- Some say that the theater is dead.
And that is probably because most playhouses the world over are closed at the moment.
Owing to a worldwide pandemic.
And yet the musical lives on, on Disney Plus.
As the nation has been wrapped with a film version of the Broadway smash hit, Hamilton.
But this show wouldn't have even been a twinkle in Broadway's eye, if it weren't for the fact that composer slash lyricist slash human embodiment of theater kid energy Lin-Manuel Miranda hadn't stumbled upon a copy of the biography he used as the basis for the show.
Ron Chernow's Alexander Hamilton.
Hamilton the musical is not based on the life of this guy.
It's based on this book.
Though it seems like an unlikely topic for a musical, Miranda had this to say about the process of adapting it in a conversation with legendary Broadway composer, Stephen Sondheim.
- Well, that leads me to a really good bit of advice you gave me early when I was writing Hamilton.
I was drowning in research.
- And what you told me was, just write the parts you think are a musical, and that forms its own spine.
- And it had us come to the realization that a lot of the bread and butter of musical theater is built off of books.
And so, like every television program that starts looking for new ideas, it's finally come to this.
The It's Lit musical episode.
(upbeat music) At it's best, a musical uses all its mediums to maximum effect.
Writing, dialogue, singing, dancing, lighting, and so on.
It knows when to use a song and when to pull back.
It knows when to go ham on the acting and when to not do that.
But since you have to be a master of so many schools, it could be argued that that's why musicals are so difficult to pull off and are so often regarded as cheesy and ham-fisted instead of having that emotional punch that they're going for.
That said, you could argue that musicals will hit you in the fee fees in a quick and potent way.
So good book adaptation was still the novel's emotional core and turn it into song.
A successful musical will find that emotional core of the story and use music to express that.
Kidnapping a young soprano through means of deception and hypnotizing, make it a romantic song.
♪ And listen to the music of the night ♪ According to New Yorker staff writer, Adam Gopnik on Les Miserable, the real absence from novel to musical is rooted in the DNA of the musical theater, which welcomes big emotions but not always too complicated or ambivalent ones.
While the rent bemoaning, gravity defying musicals of today seem like the product of a relatively young art form, musical theater comes from a long tradition of storytelling that has its roots in opera, where plot and dialogue are moved primarily through sung music.
And operetta, more dialogue driven and lighter and usually more comedic in tone.
But even some of the most popular operas were adapted from books such as Puccini's La Boheme and Donsiletti's Lucia Di Lammermoor.
Not to mention the scores of operas based on Shakespearian works like, Verdi's Otello or Gounod's Romeo and Juliet.
You get the idea.
So flash forward to the 1920s when the Vaudville vignette style of musical was en vouge and the songs rarely moved the plot forward and were more showcases for dancing and singing.
In comes Jerome Kern and Oscar Hammerstein II's 1927 musical Show Boat, based on Edna Ferber's 1926 novel of the same name.
Record fast turnover there.
Here, songs like Old Man River and Can't Help Lovin' Dat Man, drove the story forward discussing complex themes of tragic love and racial prejudice.
And without the promise of just being popcorn entertainment such as it were.
From there the book musical, ie a musical play where songs and dancing are integrated fully into a story with emotional and dramatic goals, not a musical based on a book, exploded into popularity.
And it is this era that we get many classics of the genre adapted from books.
However, it starting in the 1980s we really start seeing shows veer into, Thing You've Heard Of, the musical territory, where musicals are not just based on books but that adaptation is the selling point.
Musicals based on books continue to be beat big business.
Even Love Never Dies, the famous disaster sequel to The Phantom of the Opera is based on a published book.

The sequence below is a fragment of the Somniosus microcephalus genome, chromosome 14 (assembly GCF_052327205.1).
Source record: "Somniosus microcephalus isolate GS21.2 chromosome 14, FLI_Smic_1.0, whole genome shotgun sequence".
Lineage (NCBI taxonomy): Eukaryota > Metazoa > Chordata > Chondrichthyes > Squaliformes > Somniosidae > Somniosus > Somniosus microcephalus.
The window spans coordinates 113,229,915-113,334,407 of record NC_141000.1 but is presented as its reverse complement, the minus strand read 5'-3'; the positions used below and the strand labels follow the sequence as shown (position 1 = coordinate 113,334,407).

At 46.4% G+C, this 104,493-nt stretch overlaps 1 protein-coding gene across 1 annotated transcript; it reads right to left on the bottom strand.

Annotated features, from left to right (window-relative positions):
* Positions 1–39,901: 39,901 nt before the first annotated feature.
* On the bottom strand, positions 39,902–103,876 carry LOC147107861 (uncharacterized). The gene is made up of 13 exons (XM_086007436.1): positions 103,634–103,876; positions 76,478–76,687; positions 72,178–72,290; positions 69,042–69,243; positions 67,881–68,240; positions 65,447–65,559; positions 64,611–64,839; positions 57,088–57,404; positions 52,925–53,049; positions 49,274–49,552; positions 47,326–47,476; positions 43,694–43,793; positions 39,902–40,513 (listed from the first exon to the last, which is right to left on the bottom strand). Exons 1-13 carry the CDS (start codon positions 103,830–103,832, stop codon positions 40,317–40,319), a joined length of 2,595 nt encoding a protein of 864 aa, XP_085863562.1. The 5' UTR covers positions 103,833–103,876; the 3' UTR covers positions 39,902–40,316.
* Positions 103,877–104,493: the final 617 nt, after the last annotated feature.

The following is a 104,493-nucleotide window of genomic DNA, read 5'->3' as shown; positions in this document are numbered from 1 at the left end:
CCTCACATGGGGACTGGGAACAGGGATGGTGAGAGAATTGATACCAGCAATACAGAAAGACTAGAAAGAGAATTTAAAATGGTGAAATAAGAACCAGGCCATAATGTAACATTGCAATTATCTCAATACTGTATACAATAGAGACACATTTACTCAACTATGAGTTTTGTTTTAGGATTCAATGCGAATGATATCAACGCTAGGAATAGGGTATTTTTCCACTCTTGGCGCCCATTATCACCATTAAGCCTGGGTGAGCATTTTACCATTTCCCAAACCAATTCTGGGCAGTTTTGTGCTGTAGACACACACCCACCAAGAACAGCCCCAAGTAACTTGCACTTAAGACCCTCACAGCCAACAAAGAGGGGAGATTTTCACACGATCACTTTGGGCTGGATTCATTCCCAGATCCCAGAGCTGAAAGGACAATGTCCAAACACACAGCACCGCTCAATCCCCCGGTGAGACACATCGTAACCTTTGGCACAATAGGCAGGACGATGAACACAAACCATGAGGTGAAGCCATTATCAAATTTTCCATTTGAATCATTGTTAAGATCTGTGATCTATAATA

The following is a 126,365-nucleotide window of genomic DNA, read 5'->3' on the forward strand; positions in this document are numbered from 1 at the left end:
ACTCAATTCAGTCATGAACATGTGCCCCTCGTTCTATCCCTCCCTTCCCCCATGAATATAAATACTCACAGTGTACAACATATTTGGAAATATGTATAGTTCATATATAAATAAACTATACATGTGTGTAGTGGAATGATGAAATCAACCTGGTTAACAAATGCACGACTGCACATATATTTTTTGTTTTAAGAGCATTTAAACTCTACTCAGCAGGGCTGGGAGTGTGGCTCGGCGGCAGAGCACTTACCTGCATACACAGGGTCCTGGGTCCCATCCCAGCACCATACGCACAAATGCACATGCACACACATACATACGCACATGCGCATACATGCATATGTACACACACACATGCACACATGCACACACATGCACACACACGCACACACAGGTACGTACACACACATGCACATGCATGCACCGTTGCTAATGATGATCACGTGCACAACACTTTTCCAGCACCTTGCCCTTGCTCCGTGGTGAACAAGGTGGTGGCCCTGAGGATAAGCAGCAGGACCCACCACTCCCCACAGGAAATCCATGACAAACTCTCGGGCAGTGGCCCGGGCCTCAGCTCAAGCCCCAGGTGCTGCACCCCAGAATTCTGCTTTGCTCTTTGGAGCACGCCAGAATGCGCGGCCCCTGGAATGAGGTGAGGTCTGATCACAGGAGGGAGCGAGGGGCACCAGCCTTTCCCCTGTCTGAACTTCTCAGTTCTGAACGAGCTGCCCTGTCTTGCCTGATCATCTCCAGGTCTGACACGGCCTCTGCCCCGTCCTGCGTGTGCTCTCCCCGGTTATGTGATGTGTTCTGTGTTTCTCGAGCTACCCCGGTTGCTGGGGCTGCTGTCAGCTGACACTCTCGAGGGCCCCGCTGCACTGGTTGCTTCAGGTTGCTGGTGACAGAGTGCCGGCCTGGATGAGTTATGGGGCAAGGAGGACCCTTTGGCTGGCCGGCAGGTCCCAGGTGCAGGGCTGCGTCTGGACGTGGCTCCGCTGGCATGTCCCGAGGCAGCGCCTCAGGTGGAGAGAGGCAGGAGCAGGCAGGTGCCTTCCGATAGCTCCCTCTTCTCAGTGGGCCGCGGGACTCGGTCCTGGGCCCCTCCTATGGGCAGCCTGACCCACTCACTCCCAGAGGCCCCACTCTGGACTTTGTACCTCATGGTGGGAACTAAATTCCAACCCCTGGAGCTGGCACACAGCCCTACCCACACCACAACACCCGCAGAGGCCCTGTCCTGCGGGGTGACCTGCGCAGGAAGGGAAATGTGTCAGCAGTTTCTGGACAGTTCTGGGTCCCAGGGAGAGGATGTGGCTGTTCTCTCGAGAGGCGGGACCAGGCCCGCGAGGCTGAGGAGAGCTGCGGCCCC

It's called the Phantom of Manhattan.
And it was written by acclaimed mystery writer Frederick Forsyth.
Also, shout out Lestat, the musical based on Anne Rice's Vampire Chronicles and yes, I paid to see twice, best $20 I ever spent.
So despite the enduring popularity of musicals based on books, it must needs be remarked that when we talk about musical theater and its relationship to books, there is something of a lingering snobbery.
In his 1936 essay, "The Work of Art in the Age of Mechanical Reproduction," Walter Benjamin claimed that every original work of art has an aura of authenticity that is gradually stripped away by the process of copying and reproduction.
Film scholar and my advanced project professor at NYU Film, Robert Stam has argued, "Literature will always have an axiomatic superiority over other forms of adaptation because of its seniority as an art form."
This hierarchy also it has something to do with what he calls iconophobia, the suspicion of the visual and the concomitant logophilia, the love of the word as sacred.
From this perspective, adaptations are by definition, belated, middlebrow or culturally inferior.
However, other scholars have argued that there is a middle ground or a place for adaptation and other forms of media.
In her essay on the art of adaptation, professor and literary theorist Linda Hutcheon says, "While no medium is inherently good at doing one thing and not another, each medium (like each genre) has different means of expression and so can aim at certain things better than others.
If the artist has a paint brush, his or her vision of the same landscape will emerge as masses instead.
A poet, by the same analogy, will be attracted to representing different aspects of a story than the creator of a musical spectacular."
So if we did an in-depth analysis of this topic with lots of different musicals as examples, this episode would be as long as well, Les Mis.
But this is PBS, it's a nonprofit, we don't have that kind of budget.
So, let's look at some musical adaptations that turned into big hits.
What did they change and what did they keep?
Gregory McGuire's 1995 novel Wicked makes for a great example of how adaptation can completely change the tone of the original source material while still retaining the plot elements that made it compelling.
Based on L. Frank Baum's Wizard of Oz books, Wicked is told from the point of view of the Wicked Witch of the West, or as she is referred to in the novel, Elphaba Thropp.
While the musical is a bubbly, high energy, pop pastiche about her backstory, the novel is a way more nihilistic and detached and much more concerned with the racial justice subtext of Oz and Elphaba's fight against injustice.
Stephen Swartz musical adaptation takes that and completely changes the tone, recasting Elphaba, and Glenda, the Good Witch of the North, as two young women exploring how their friendship changes as they grew up together.